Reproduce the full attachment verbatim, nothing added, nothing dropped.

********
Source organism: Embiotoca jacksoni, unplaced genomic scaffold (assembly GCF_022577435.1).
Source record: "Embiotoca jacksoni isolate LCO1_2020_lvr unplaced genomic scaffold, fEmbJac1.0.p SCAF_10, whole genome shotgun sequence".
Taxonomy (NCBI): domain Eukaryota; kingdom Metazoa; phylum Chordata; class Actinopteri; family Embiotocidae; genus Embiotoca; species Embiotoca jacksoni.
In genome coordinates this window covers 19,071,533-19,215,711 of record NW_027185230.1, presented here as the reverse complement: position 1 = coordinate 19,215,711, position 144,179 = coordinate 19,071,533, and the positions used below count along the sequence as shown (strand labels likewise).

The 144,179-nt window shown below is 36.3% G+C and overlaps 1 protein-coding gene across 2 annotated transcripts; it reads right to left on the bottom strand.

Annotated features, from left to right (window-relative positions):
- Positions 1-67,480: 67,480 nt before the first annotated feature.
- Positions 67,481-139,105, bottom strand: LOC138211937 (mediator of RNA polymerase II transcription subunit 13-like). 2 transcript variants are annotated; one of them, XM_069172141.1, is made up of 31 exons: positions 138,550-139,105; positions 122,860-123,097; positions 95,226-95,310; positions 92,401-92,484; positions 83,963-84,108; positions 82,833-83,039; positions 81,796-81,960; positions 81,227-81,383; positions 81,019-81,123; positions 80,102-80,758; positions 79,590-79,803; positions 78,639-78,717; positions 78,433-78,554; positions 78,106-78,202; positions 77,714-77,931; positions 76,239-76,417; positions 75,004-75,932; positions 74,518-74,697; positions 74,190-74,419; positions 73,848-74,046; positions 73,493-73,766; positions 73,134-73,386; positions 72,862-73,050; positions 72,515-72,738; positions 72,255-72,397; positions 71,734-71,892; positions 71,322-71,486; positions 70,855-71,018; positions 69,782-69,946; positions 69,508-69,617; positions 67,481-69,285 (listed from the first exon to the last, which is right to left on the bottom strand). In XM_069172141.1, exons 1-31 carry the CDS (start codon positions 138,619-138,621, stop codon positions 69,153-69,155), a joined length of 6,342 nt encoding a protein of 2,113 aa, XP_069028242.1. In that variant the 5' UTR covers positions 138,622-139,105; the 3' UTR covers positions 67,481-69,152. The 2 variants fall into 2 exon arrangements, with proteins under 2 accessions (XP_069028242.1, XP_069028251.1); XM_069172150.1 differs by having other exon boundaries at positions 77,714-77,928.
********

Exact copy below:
Source organism: Embiotoca jacksoni, unplaced genomic scaffold (assembly GCF_022577435.1).
Source record: "Embiotoca jacksoni isolate LCO1_2020_lvr unplaced genomic scaffold, fEmbJac1.0.p SCAF_10, whole genome shotgun sequence".
Taxonomy (NCBI): domain Eukaryota; kingdom Metazoa; phylum Chordata; class Actinopteri; family Embiotocidae; genus Embiotoca; species Embiotoca jacksoni.
In genome coordinates this window covers 19,071,533-19,215,711 of record NW_027185230.1, presented here as the reverse complement: position 1 = coordinate 19,215,711, position 144,179 = coordinate 19,071,533, and the positions used below count along the sequence as shown (strand labels likewise).

The 144,179-nt window shown below is 36.3% G+C and overlaps 1 protein-coding gene across 2 annotated transcripts; it reads right to left on the bottom strand.

Annotated features, from left to right (window-relative positions):
- Positions 1-67,480: 67,480 nt before the first annotated feature.
- Positions 67,481-139,105, bottom strand: LOC138211937 (mediator of RNA polymerase II transcription subunit 13-like). 2 transcript variants are annotated; one of them, XM_069172141.1, is made up of 31 exons: positions 138,550-139,105; positions 122,860-123,097; positions 95,226-95,310; positions 92,401-92,484; positions 83,963-84,108; positions 82,833-83,039; positions 81,796-81,960; positions 81,227-81,383; positions 81,019-81,123; positions 80,102-80,758; positions 79,590-79,803; positions 78,639-78,717; positions 78,433-78,554; positions 78,106-78,202; positions 77,714-77,931; positions 76,239-76,417; positions 75,004-75,932; positions 74,518-74,697; positions 74,190-74,419; positions 73,848-74,046; positions 73,493-73,766; positions 73,134-73,386; positions 72,862-73,050; positions 72,515-72,738; positions 72,255-72,397; positions 71,734-71,892; positions 71,322-71,486; positions 70,855-71,018; positions 69,782-69,946; positions 69,508-69,617; positions 67,481-69,285 (listed from the first exon to the last, which is right to left on the bottom strand). In XM_069172141.1, exons 1-31 carry the CDS (start codon positions 138,619-138,621, stop codon positions 69,153-69,155), a joined length of 6,342 nt encoding a protein of 2,113 aa, XP_069028242.1. In that variant the 5' UTR covers positions 138,622-139,105; the 3' UTR covers positions 67,481-69,152. The 2 variants fall into 2 exon arrangements, with proteins under 2 accessions (XP_069028242.1, XP_069028251.1); XM_069172150.1 differs by having other exon boundaries at positions 77,714-77,928.